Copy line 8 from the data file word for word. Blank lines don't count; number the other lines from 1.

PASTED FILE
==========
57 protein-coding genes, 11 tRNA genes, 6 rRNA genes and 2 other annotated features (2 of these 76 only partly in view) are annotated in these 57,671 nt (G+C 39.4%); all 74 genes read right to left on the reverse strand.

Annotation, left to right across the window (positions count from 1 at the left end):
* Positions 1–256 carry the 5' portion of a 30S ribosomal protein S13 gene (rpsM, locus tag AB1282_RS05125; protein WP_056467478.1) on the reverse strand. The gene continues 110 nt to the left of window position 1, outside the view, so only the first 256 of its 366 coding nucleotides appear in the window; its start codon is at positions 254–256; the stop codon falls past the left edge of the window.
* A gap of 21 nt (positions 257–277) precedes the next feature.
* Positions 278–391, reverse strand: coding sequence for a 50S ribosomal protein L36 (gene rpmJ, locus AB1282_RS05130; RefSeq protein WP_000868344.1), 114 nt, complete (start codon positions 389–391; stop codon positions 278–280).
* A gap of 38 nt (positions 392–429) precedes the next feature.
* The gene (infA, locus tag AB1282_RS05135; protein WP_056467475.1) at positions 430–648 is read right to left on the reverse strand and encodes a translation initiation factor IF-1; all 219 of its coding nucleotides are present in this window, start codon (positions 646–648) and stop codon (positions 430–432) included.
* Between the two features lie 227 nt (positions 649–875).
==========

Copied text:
* Between the two features lie 227 nt (positions 649–875).